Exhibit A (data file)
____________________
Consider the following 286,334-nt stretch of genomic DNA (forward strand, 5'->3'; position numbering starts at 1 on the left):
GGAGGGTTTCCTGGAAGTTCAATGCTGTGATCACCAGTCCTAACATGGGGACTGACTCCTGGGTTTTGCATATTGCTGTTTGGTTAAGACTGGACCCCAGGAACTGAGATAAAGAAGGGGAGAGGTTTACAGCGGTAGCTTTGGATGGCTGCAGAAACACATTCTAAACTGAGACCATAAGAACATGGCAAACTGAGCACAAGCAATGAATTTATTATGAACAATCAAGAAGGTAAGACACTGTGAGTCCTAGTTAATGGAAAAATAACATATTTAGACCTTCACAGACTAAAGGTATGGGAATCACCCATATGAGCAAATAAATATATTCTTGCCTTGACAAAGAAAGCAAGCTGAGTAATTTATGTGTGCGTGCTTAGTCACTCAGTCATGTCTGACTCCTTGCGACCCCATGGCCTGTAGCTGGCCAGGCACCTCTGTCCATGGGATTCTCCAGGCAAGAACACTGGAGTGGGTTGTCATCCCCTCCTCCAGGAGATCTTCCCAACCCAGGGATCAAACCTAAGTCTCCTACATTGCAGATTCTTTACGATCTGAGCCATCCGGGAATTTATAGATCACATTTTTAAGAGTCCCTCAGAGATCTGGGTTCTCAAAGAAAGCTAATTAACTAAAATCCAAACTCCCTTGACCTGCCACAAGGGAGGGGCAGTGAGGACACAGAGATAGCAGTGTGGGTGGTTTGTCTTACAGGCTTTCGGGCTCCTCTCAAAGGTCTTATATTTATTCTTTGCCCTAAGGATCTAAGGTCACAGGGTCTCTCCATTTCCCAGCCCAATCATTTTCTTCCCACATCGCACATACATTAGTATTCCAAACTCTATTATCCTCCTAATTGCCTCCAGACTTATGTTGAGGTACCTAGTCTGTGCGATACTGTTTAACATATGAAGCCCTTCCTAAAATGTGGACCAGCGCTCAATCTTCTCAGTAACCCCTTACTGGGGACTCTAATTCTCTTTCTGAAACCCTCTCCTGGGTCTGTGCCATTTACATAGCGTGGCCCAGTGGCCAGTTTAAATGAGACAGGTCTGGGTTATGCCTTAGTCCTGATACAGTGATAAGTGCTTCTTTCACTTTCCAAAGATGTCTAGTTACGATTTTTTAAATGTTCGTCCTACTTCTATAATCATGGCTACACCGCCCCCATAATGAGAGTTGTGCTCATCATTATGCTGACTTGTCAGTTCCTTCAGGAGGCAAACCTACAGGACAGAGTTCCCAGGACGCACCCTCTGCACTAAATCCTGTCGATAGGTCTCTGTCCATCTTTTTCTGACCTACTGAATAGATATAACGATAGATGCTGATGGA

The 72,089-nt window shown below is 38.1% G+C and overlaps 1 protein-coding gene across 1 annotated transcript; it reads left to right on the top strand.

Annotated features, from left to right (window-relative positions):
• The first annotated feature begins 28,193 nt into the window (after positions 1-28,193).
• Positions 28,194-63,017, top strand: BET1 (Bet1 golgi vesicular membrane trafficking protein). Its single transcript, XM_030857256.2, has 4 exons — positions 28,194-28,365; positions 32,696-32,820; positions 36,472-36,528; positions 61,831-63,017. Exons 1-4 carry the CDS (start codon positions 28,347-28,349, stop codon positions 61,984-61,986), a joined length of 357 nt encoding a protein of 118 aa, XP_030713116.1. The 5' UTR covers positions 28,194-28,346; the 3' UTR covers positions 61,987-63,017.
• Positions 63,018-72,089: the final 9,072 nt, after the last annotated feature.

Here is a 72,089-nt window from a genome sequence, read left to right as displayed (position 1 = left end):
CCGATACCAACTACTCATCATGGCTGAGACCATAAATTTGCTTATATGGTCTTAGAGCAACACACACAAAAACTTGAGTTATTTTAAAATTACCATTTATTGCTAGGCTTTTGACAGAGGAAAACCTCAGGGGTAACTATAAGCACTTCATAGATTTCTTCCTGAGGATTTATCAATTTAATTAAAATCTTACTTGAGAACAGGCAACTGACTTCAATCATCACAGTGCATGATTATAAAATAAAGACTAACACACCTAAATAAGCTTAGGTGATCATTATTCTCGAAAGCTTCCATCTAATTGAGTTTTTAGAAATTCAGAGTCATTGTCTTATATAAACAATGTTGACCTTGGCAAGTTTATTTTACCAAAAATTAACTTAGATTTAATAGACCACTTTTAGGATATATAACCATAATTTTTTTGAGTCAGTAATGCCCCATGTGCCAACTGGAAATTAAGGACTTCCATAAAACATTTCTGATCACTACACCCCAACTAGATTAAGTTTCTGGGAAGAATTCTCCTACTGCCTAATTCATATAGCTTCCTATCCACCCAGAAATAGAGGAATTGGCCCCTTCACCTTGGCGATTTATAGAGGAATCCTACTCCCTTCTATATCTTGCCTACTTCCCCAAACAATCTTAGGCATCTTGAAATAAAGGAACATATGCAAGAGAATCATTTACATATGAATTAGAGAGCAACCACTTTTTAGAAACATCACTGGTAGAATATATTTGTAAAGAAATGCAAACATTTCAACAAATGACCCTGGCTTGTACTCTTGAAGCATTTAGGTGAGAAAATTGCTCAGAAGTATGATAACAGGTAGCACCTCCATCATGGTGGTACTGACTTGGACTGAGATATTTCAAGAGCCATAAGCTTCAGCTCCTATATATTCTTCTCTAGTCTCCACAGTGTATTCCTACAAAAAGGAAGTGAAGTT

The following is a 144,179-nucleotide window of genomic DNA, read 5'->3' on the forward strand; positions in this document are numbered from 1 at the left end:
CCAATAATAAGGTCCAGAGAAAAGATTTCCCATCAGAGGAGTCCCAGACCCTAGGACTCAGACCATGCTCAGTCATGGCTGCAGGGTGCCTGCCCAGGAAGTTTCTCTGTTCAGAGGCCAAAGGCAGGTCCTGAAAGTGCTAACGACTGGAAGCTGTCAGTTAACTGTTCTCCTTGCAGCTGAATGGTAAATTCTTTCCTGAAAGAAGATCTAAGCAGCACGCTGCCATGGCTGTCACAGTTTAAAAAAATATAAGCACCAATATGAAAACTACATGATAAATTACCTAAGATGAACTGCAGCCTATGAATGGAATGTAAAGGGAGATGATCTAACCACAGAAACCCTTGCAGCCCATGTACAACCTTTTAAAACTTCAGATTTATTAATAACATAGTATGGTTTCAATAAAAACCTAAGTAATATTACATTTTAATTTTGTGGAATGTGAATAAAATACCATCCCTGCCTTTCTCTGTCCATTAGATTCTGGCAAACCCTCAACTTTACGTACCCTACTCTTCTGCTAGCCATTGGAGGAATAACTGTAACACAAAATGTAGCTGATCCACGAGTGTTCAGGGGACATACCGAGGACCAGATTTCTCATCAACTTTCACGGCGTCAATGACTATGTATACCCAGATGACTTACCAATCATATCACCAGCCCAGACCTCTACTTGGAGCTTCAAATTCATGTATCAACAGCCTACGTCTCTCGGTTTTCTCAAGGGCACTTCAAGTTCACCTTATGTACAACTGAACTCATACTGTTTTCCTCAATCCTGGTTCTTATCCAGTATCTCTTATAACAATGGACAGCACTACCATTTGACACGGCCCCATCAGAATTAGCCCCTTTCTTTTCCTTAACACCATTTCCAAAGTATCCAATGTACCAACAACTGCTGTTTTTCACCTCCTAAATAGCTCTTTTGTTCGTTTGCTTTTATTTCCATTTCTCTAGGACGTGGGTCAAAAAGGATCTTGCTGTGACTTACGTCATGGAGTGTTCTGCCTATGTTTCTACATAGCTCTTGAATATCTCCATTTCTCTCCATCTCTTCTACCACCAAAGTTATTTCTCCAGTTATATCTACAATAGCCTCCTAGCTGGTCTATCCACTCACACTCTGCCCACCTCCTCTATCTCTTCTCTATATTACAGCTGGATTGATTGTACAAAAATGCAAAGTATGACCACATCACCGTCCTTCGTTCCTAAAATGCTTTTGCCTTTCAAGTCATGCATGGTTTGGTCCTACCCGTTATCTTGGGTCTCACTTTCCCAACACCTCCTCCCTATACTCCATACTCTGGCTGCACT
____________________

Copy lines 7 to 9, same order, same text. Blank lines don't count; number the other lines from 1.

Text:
• Positions 63,018-72,089: the final 9,072 nt, after the last annotated feature.

Here is a 72,089-nt window from a genome sequence, read left to right as displayed (position 1 = left end):
CCGATACCAACTACTCATCATGGCTGAGACCATAAATTTGCTTATATGGTCTTAGAGCAACACACACAAAAACTTGAGTTATTTTAAAATTACCATTTATTGCTAGGCTTTTGACAGAGGAAAACCTCAGGGGTAACTATAAGCACTTCATAGATTTCTTCCTGAGGATTTATCAATTTAATTAAAATCTTACTTGAGAACAGGCAACTGACTTCAATCATCACAGTGCATGATTATAAAATAAAGACTAACACACCTAAATAAGCTTAGGTGATCATTATTCTCGAAAGCTTCCATCTAATTGAGTTTTTAGAAATTCAGAGTCATTGTCTTATATAAACAATGTTGACCTTGGCAAGTTTATTTTACCAAAAATTAACTTAGATTTAATAGACCACTTTTAGGATATATAACCATAATTTTTTTGAGTCAGTAATGCCCCATGTGCCAACTGGAAATTAAGGACTTCCATAAAACATTTCTGATCACTACACCCCAACTAGATTAAGTTTCTGGGAAGAATTCTCCTACTGCCTAATTCATATAGCTTCCTATCCACCCAGAAATAGAGGAATTGGCCCCTTCACCTTGGCGATTTATAGAGGAATCCTACTCCCTTCTATATCTTGCCTACTTCCCCAAACAATCTTAGGCATCTTGAAATAAAGGAACATATGCAAGAGAATCATTTACATATGAATTAGAGAGCAACCACTTTTTAGAAACATCACTGGTAGAATATATTTGTAAAGAAATGCAAACATTTCAACAAATGACCCTGGCTTGTACTCTTGAAGCATTTAGGTGAGAAAATTGCTCAGAAGTATGATAACAGGTAGCACCTCCATCATGGTGGTACTGACTTGGACTGAGATATTTCAAGAGCCATAAGCTTCAGCTCCTATATATTCTTCTCTAGTCTCCACAGTGTATTCCTACAAAAAGGAAGTGAAGTT